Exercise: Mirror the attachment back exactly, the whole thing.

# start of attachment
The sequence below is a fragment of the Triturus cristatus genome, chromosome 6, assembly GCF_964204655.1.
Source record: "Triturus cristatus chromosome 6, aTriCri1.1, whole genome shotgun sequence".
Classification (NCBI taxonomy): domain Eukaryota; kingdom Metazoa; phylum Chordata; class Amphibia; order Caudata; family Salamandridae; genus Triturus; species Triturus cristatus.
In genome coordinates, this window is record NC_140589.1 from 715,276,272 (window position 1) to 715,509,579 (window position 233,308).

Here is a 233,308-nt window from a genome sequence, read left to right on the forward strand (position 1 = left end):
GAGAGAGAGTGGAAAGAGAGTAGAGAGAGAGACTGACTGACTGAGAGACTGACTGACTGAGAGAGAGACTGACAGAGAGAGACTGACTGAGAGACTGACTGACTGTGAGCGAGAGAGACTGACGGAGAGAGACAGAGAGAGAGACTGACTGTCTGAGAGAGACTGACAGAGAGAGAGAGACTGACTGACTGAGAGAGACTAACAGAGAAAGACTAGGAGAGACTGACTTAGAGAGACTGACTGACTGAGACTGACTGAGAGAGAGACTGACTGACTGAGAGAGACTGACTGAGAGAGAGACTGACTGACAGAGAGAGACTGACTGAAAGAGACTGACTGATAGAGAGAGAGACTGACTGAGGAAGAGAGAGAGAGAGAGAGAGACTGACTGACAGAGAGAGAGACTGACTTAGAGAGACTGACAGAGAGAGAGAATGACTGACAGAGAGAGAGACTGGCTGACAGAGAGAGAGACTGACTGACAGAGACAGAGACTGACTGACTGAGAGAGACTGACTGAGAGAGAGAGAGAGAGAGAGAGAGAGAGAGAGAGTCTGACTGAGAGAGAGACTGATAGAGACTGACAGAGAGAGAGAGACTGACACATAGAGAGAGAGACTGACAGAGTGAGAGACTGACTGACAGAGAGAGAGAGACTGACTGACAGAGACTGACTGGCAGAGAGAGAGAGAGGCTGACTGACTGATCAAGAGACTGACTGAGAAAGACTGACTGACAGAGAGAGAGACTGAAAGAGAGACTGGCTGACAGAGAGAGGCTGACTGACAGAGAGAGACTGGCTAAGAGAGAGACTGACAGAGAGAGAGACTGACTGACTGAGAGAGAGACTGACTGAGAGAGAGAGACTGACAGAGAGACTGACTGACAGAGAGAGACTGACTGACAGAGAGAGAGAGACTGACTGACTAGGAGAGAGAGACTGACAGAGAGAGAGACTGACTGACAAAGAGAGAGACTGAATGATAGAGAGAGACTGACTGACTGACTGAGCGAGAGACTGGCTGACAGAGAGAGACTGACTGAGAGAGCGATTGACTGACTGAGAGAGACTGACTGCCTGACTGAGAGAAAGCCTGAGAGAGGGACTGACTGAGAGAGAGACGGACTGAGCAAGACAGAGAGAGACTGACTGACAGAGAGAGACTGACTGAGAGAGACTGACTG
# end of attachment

The sequence below is a fragment of the Triturus cristatus genome, chromosome 6, assembly GCF_964204655.1.
Source record: "Triturus cristatus chromosome 6, aTriCri1.1, whole genome shotgun sequence".
Classification (NCBI taxonomy): domain Eukaryota; kingdom Metazoa; phylum Chordata; class Amphibia; order Caudata; family Salamandridae; genus Triturus; species Triturus cristatus.
In genome coordinates, this window is record NC_140589.1 from 715,276,272 (window position 1) to 715,509,579 (window position 233,308).

Here is a 233,308-nt window from a genome sequence, read left to right on the forward strand (position 1 = left end):
GAGAGAGAGTGGAAAGAGAGTAGAGAGAGAGACTGACTGACTGAGAGACTGACTGACTGAGAGAGAGACTGACAGAGAGAGACTGACTGAGAGACTGACTGACTGTGAGCGAGAGAGACTGACGGAGAGAGACAGAGAGAGAGACTGACTGTCTGAGAGAGACTGACAGAGAGAGAGAGACTGACTGACTGAGAGAGACTAACAGAGAAAGACTAGGAGAGACTGACTTAGAGAGACTGACTGACTGAGACTGACTGAGAGAGAGACTGACTGACTGAGAGAGACTGACTGAGAGAGAGACTGACTGACAGAGAGAGACTGACTGAAAGAGACTGACTGATAGAGAGAGAGACTGACTGAGGAAGAGAGAGAGAGAGAGAGAGACTGACTGACAGAGAGAGAGACTGACTTAGAGAGACTGACAGAGAGAGAGAATGACTGACAGAGAGAGAGACTGGCTGACAGAGAGAGAGACTGACTGACAGAGACAGAGACTGACTGACTGAGAGAGACTGACTGAGAGAGAGAGAGAGAGAGAGAGAGAGAGAGAGAGTCTGACTGAGAGAGAGACTGATAGAGACTGACAGAGAGAGAGAGACTGACACATAGAGAGAGAGACTGACAGAGTGAGAGACTGACTGACAGAGAGAGAGAGACTGACTGACAGAGACTGACTGGCAGAGAGAGAGAGAGGCTGACTGACTGATCAAGAGACTGACTGAGAAAGACTGACTGACAGAGAGAGAGACTGAAAGAGAGACTGGCTGACAGAGAGAGGCTGACTGACAGAGAGAGACTGGCTAAGAGAGAGACTGACAGAGAGAGAGACTGACTGACTGAGAGAGAGACTGACTGAGAGAGAGAGACTGACAGAGAGACTGACTGACAGAGAGAGACTGACTGACAGAGAGAGAGAGACTGACTGACTAGGAGAGAGAGACTGACAGAGAGAGAGACTGACTGACAAAGAGAGAGACTGAATGATAGAGAGAGACTGACTGACTGACTGAGCGAGAGACTGGCTGACAGAGAGAGACTGACTGAGAGAGCGATTGACTGACTGAGAGAGACTGACTGCCTGACTGAGAGAAAGCCTGAGAGAGGGACTGACTGAGAGAGAGACGGACTGAGCAAGACAGAGAGAGACTGACTGACAGAGAGAGACTGACTGAGAGAGACTGACTG